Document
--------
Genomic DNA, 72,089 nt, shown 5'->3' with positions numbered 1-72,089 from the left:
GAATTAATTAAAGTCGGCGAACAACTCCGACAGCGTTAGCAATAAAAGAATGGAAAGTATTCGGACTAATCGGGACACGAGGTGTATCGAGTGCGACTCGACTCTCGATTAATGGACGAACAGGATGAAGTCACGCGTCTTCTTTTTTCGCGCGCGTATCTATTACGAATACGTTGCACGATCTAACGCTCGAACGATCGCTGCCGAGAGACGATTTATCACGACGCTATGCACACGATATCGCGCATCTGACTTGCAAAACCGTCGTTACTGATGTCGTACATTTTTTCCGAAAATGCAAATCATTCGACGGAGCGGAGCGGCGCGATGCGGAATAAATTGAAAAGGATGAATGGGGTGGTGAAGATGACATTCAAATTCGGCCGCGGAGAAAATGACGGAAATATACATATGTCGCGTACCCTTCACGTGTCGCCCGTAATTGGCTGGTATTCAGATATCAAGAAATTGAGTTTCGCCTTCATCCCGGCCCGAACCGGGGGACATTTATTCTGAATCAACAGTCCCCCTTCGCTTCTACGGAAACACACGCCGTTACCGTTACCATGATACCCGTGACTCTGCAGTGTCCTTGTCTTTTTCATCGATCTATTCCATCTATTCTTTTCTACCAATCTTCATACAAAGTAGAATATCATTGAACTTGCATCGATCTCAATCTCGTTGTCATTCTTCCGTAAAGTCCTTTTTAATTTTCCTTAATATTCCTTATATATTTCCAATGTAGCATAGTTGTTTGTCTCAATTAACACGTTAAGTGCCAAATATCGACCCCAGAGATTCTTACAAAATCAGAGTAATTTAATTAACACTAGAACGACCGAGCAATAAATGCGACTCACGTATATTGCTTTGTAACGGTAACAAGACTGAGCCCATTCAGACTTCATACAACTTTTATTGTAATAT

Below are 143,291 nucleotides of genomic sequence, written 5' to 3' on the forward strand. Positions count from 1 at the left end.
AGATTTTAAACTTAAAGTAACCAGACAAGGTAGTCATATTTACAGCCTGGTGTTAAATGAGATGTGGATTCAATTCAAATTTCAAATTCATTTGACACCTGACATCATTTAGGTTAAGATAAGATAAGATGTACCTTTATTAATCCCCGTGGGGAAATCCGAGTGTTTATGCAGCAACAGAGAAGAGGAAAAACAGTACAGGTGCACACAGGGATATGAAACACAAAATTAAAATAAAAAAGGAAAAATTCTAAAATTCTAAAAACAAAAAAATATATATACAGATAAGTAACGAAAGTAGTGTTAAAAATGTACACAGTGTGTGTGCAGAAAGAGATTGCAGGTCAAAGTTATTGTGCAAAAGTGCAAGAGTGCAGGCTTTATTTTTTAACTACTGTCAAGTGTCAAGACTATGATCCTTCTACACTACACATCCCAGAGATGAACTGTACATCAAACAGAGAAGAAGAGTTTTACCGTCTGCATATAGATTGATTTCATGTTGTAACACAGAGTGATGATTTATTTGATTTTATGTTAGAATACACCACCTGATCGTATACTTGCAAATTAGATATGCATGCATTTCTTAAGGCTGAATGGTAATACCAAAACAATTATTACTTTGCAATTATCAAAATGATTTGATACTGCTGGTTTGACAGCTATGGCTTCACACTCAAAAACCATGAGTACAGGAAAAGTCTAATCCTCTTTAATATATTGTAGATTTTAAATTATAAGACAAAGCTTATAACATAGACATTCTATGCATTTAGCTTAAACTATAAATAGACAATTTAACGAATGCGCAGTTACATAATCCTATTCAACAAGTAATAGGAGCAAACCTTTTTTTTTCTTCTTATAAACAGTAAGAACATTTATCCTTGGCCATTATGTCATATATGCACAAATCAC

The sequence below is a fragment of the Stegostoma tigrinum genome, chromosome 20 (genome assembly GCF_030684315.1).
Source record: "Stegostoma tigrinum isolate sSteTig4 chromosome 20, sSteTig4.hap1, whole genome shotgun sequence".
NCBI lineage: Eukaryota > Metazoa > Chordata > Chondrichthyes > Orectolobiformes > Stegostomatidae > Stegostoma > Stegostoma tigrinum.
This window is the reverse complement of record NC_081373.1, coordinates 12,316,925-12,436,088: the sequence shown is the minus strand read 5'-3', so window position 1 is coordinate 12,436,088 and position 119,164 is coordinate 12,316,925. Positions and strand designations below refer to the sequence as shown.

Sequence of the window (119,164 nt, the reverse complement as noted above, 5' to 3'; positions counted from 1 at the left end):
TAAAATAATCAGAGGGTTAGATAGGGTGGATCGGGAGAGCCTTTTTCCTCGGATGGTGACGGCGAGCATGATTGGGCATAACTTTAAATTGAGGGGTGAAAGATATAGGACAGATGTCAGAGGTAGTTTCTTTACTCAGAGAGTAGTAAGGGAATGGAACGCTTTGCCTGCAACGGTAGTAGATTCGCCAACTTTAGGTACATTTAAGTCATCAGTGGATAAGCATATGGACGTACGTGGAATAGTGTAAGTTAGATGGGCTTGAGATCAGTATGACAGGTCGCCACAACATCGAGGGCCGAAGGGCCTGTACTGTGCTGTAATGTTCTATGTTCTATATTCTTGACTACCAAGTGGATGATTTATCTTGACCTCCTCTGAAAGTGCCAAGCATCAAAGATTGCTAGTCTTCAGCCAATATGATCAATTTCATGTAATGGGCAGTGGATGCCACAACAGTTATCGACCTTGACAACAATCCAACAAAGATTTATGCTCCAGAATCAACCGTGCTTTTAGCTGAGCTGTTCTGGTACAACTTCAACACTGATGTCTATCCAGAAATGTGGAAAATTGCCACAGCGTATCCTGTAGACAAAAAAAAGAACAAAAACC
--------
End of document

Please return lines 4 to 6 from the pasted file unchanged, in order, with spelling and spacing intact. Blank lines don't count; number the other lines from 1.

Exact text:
AGATTTTAAACTTAAAGTAACCAGACAAGGTAGTCATATTTACAGCCTGGTGTTAAATGAGATGTGGATTCAATTCAAATTTCAAATTCATTTGACACCTGACATCATTTAGGTTAAGATAAGATAAGATGTACCTTTATTAATCCCCGTGGGGAAATCCGAGTGTTTATGCAGCAACAGAGAAGAGGAAAAACAGTACAGGTGCACACAGGGATATGAAACACAAAATTAAAATAAAAAAGGAAAAATTCTAAAATTCTAAAAACAAAAAAATATATATACAGATAAGTAACGAAAGTAGTGTTAAAAATGTACACAGTGTGTGTGCAGAAAGAGATTGCAGGTCAAAGTTATTGTGCAAAAGTGCAAGAGTGCAGGCTTTATTTTTTAACTACTGTCAAGTGTCAAGACTATGATCCTTCTACACTACACATCCCAGAGATGAACTGTACATCAAACAGAGAAGAAGAGTTTTACCGTCTGCATATAGATTGATTTCATGTTGTAACACAGAGTGATGATTTATTTGATTTTATGTTAGAATACACCACCTGATCGTATACTTGCAAATTAGATATGCATGCATTTCTTAAGGCTGAATGGTAATACCAAAACAATTATTACTTTGCAATTATCAAAATGATTTGATACTGCTGGTTTGACAGCTATGGCTTCACACTCAAAAACCATGAGTACAGGAAAAGTCTAATCCTCTTTAATATATTGTAGATTTTAAATTATAAGACAAAGCTTATAACATAGACATTCTATGCATTTAGCTTAAACTATAAATAGACAATTTAACGAATGCGCAGTTACATAATCCTATTCAACAAGTAATAGGAGCAAACCTTTTTTTTTCTTCTTATAAACAGTAAGAACATTTATCCTTGGCCATTATGTCATATATGCACAAATCAC

The sequence below is a fragment of the Stegostoma tigrinum genome, chromosome 20 (genome assembly GCF_030684315.1).
Source record: "Stegostoma tigrinum isolate sSteTig4 chromosome 20, sSteTig4.hap1, whole genome shotgun sequence".